Will Arnold showcases colorful passion at University exhibition

On Friday, the University YMCA held an exhibit by Will Arnold titled “Down, Down Into Infinity He Goes.”

By Maaike Niekerk, Staff Writer

An exhibition full of creativity and color was held at the University YMCA on Jan. 27, as an abundance of bright collages, posters and small booklets were showcased for the public to see.

The exhibition, entitled “Down, Down Into Infinity He Goes,” consisted mostly of original works by artist Will Arnold, along with some student creations.

Arnold, a technology integration specialist at the University, manages student labs but still finds time to nurture his passion: creating art pieces out of vintage comics. 

“I will sometimes actually take physical comics, cut them up and paste them together by hand,” Arnold said. “Other times, I’ll do digital layering or scan in things and put together images digitally.”

Much of Arnold’s work consists of small booklets known as zines. Zines can be loosely defined as self-published print works, often with a certain do-it-yourself feel to them. Several student-created zines from the University were showcased alongside Arnold’s own work as well.

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“Some of (my pieces) are kind of narrative, other ones are sort of poetic,” Arnold said. “I love working with the comic imagery.”

Arnold described how he grew up with comics and found his way back to them in adulthood through zines. 

“I grew up reading comics, but I had kind of gotten away from it as I got older … when I started getting into zines,” Arnold said. “I was making zines of photography and going to shows with other artists that were making zines and making comics. That really got me back into comics.”

Along with his zines, Arnold creates posters and other art pieces, mostly with comics.

“Some of my favorite (comics to work with) are romance comics … from like the ’50s and ’60s,” Arnold said.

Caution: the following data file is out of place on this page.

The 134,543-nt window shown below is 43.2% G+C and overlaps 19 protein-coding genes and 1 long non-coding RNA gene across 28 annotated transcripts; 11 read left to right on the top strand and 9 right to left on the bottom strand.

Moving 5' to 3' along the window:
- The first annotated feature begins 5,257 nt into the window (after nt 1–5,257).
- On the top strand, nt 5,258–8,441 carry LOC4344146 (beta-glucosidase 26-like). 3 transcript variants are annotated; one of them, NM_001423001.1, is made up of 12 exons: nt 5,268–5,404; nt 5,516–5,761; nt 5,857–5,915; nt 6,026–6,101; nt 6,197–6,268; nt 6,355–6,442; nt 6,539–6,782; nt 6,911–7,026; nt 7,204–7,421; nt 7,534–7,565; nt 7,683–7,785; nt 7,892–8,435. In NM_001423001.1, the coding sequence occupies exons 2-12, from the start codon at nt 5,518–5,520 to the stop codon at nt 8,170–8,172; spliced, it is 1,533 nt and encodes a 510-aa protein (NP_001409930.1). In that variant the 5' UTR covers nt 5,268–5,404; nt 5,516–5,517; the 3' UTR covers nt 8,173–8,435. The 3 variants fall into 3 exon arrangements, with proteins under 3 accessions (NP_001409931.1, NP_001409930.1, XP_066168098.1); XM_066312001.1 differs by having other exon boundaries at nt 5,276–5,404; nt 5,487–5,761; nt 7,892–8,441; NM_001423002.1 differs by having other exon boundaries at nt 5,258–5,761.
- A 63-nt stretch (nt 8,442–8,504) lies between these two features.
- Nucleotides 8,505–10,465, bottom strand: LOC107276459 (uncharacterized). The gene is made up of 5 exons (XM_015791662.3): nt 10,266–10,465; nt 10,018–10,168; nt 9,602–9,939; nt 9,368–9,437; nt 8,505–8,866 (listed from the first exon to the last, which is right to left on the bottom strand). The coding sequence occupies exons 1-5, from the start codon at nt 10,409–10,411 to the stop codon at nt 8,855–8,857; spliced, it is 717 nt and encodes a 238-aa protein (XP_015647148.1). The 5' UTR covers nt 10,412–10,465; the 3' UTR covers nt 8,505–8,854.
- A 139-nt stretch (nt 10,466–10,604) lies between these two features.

However, he said that part of the fun for him is blending different genres of vintage comics together. 

“I like kind of crossing genres … taking stuff from sci-fi comics, from superhero comics and kind of blending it together,” Arnold said.

Arnold said he uses a digital printing system known as Risograph to create his work. Created in Japan in the 1980s, Risograph is sort of a cross between photocopying and screen printing, as Arnold explained at his exhibition.

Arnold said the Risograph is an essential tool in giving his work its colorful look. 

“The risograph printing process that I use to print these has really vibrant colors … it really pops on paper,” Arnold said. “Even though I don’t draw it myself, I get to work with bits of imagery from other things and mash them up and put them together.”

Comic and zine shows are held in major cities throughout America, where Arnold occasionally travels to share his work along with sometimes hundreds of others. 

As for when he is working at the University, Arnold’s work is always on display at his website, twarnold.com. Fans of his work can also purchase collages and Risograph prints. 

Arnold said he has no plans of stopping his artwork in the future, with more projects on the way in his life. 

“I always try to have one or two book projects or print projects on the back burner, so I can constantly be making something new,” Arnold said.


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